The ‘New Neutral’ Is Here

That’s bad news for those who manage public money.
April 2015
The old rules may no longer apply when it comes to borrowing for new projects. David Kidd
By Justin Marlowe  |  Columnist
A research professor at the University of Chicago’s Harris School of Public Policy

The great philosopher-turned-catcher Yogi Berra once said, “It’s tough to make predictions, especially about the future.” Apparently he knew finance like he knew baseball. This past decade we’ve seen a parade of financial developments that few people predicted, starting with a real estate crisis and continuing through today’s sluggish and uneven economic recovery.

Even when financial soothsayers are wrong about the future, they force us to think about why it will look the way it will. In other words, they challenge the conventional wisdom. A recent financial prediction -- known as “the new neutral” -- is no exception.

The new neutral is brought to you by the folks at the Pacific Investment Management Company. PIMCO is one of the largest investment companies in the world. It manages about $2 trillion in assets, including an enormous amount of government bonds. So when they talk about our financial future, finance people listen.

In 2011 PIMCO made a bold prediction. It said that over the next several years central banks around the world, including the U.S. Federal Reserve, would keep interest rates at record low levels, but economies would grow much more slowly than before the Great Recession. This seemed to violate the basic laws of financial gravity, namely that lower interest rates are supposed to fuel economic growth. PIMCO called this contradictory state of financial affairs “the new normal.” Its prediction was mostly right, the phrase stuck and the rest is history.

With its latest prediction, PIMCO is arguing that for the next three to five years, central banks will expect slower economic growth, and will manage interest rates accordingly. This could mean low rates and stable financial markets to come, but also slow economic growth and weak profits for investors. If it’s true, the new neutral thesis challenges some core pieces of conventional wisdom about state and local government finance today.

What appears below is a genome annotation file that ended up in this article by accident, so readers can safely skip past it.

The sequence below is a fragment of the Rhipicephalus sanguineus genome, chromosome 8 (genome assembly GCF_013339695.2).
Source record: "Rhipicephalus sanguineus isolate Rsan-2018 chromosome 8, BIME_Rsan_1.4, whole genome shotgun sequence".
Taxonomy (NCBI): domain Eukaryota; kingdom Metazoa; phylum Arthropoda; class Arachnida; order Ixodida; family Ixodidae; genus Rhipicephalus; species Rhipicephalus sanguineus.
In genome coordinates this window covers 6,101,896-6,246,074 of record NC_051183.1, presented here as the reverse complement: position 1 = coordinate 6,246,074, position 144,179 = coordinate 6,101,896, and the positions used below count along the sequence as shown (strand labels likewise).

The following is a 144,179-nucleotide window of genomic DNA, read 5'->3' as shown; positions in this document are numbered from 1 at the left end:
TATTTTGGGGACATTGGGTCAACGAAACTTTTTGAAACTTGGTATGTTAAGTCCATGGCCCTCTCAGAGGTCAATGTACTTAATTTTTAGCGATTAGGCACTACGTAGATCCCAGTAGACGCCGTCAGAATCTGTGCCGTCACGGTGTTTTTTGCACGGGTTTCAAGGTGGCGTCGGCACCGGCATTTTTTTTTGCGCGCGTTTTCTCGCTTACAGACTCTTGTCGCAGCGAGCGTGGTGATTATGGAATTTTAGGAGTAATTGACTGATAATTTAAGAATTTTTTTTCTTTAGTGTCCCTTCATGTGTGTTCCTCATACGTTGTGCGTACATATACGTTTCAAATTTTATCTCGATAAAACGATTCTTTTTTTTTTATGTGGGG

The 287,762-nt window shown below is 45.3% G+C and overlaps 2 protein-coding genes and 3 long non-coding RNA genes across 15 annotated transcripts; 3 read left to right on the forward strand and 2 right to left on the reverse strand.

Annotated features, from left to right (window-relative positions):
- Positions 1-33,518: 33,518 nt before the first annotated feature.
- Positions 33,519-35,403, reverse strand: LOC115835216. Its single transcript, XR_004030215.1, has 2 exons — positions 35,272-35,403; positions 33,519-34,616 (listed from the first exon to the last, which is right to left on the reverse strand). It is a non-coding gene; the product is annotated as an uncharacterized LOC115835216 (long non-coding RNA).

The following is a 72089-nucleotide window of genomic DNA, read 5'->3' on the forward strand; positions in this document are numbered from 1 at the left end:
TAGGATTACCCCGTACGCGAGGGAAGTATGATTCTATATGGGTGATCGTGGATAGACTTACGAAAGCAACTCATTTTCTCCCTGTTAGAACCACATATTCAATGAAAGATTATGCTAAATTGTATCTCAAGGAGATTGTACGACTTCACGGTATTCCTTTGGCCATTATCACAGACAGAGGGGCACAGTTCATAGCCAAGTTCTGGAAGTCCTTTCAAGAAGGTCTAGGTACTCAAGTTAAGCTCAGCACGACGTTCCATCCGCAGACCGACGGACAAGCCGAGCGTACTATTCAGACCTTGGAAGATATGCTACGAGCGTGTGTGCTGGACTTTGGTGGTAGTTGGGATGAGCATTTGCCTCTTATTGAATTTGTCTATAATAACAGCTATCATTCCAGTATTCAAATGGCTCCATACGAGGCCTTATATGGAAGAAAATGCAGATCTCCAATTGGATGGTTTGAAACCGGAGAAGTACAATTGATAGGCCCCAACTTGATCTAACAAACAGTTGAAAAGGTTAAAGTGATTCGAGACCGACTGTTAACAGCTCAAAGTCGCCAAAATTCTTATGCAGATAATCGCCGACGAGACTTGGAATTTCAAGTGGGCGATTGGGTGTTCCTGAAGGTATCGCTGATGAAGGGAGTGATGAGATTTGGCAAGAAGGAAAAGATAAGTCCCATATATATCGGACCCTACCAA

The new neutral is bad news if you manage public money. Most public pension funds assume annual investment returns of 7 to 8 percent. Under the new neutral, pensions can probably expect annual returns of 2 to 3 percent for the next few years. That could mean more pressure on states and municipalities to increase their annual pension fund contributions, or move more money assets into riskier investments that might produce higher returns.

It’s a conundrum for capital investments as well. Throughout the past three years, hundreds of state and local governments seized on what looked like a brief window of opportunity to refinance their old, high-interest-rate debt. After all, they thought, interest rates could only stay so low for so long. At the same time, they and other governments tried not to borrow new money for new projects until their revenue forecasts improved. The new neutral suggests they’re wrong on both counts. It turns out rates can and probably will stay low for some time.

And in the meantime, slow economic growth will mean flat revenues for at least a few more years. So if you accept the logic of the new neutral, strange as it sounds, now is the time to suspend disbelief and take on some new projects.

It also means “relative value” matters more than ever. When interest rates are low and there’s little or no volatility, investors’ options are limited. But one option they do have is to buy and sell bonds that should trade at comparable prices but don’t. Prices on otherwise similar bonds can diverge because of subtle changes in tax laws, differences in local financial management strategy, changes in pension or retiree health-care obligations, or countless other factors. For state and local financial managers, this means knowing who investors consider are your peer governments, and how you stack up to those peers.

Of course, the new neutral could be the latest failed attempt to make sense of an uncertain future. But if it’s right, even a little, it will have done soothsayers proud.